Elk Mountain along Carbon County Road 400. (Mike Vanata/WyoFile)

U.S. District Judge Scott Skavdahl on Monday refused to temporarily suspend his decision that corner crossing is not trespassing, denying a request by Elk Mountain Ranch owner Fred Eshelman.

Eshelman sought to suspend the judge’s ruling while the pharmaceutical magnate challenges it in the U.S. Court of Appeals for the 10th Circuit. Eshelman sued four Missouri hunters for trespassing after they traveled through the airspace above his ranch in 2020 and 2021.

Skavdahl ruled that corner crossing in those instances was not trespassing.

“Corner crossing in recent years was largely treated as disallowed and was rarely attempted,” Skavdahl wrote. “Thus, the recent state of affairs has been altered by the Court’s summary-judgment order.”

U.S. District Judge Scott Skavdahl (Wyoming Supreme Court)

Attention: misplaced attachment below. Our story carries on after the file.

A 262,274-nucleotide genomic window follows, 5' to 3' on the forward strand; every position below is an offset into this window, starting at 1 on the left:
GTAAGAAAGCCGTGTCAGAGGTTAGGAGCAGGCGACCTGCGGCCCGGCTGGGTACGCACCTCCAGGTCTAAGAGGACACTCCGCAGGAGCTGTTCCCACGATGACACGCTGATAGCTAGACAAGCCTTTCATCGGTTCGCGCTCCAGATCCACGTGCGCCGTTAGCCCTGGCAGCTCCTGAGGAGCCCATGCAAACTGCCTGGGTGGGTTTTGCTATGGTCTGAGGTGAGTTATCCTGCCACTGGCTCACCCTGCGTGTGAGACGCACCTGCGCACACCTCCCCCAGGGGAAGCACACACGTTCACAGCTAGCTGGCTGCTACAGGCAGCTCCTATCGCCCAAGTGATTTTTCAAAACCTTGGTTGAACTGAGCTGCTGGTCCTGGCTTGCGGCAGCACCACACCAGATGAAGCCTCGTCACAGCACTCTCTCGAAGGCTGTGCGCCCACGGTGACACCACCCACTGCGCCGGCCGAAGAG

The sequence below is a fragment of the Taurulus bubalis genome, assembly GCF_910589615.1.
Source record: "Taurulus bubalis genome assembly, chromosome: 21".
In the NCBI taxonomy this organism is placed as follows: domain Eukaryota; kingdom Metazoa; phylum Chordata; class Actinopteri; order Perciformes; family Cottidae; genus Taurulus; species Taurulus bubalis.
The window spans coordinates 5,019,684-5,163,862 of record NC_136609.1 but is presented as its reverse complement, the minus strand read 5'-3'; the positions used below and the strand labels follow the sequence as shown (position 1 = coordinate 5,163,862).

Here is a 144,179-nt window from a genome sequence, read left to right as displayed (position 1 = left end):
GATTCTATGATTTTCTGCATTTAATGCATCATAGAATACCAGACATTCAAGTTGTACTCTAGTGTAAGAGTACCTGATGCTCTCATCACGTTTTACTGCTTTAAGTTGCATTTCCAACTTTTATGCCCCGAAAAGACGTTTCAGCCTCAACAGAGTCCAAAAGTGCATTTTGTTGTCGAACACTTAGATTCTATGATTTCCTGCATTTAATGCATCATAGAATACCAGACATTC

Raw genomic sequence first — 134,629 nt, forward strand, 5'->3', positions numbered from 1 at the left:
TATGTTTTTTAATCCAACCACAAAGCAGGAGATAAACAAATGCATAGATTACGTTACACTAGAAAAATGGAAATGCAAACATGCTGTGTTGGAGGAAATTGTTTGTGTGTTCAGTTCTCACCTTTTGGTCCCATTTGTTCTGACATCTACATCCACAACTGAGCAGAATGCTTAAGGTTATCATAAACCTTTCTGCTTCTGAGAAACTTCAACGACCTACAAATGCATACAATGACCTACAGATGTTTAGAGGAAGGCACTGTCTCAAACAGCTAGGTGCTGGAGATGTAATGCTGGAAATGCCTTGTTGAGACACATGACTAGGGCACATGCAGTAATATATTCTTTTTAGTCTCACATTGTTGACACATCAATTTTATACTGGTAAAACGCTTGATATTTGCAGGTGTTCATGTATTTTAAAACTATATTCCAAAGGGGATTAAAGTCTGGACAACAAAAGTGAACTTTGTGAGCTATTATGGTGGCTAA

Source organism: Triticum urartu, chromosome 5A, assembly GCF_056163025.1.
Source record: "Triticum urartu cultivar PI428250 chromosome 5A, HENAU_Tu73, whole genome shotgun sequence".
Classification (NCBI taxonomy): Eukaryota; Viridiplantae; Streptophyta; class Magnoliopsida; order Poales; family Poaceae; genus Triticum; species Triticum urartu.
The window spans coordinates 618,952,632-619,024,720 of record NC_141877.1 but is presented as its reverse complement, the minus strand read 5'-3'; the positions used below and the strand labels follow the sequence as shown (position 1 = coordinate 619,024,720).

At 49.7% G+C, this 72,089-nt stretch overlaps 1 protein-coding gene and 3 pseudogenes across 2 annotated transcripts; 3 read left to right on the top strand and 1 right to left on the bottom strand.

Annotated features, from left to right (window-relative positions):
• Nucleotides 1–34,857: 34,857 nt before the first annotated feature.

But the judge warned public land users about the limits of his decision.

“[T]he Court takes this opportunity to remind readers and the public about the circumstances that were at issue in this case,” Skavdahl wrote in his seven-page decision. “Defendants peaceably crossed from public land to public land in the checkerboard area on foot without touching the surface of any privately owned land and without damaging any private property.

“A physical confrontation with a private landowner instigated by a member of the public, may prove to be the single surest way for Plaintiff to secure a stay pending appeal,” the judge wrote. “The actions of a few can ruin the opportunities for many.”

No strong showing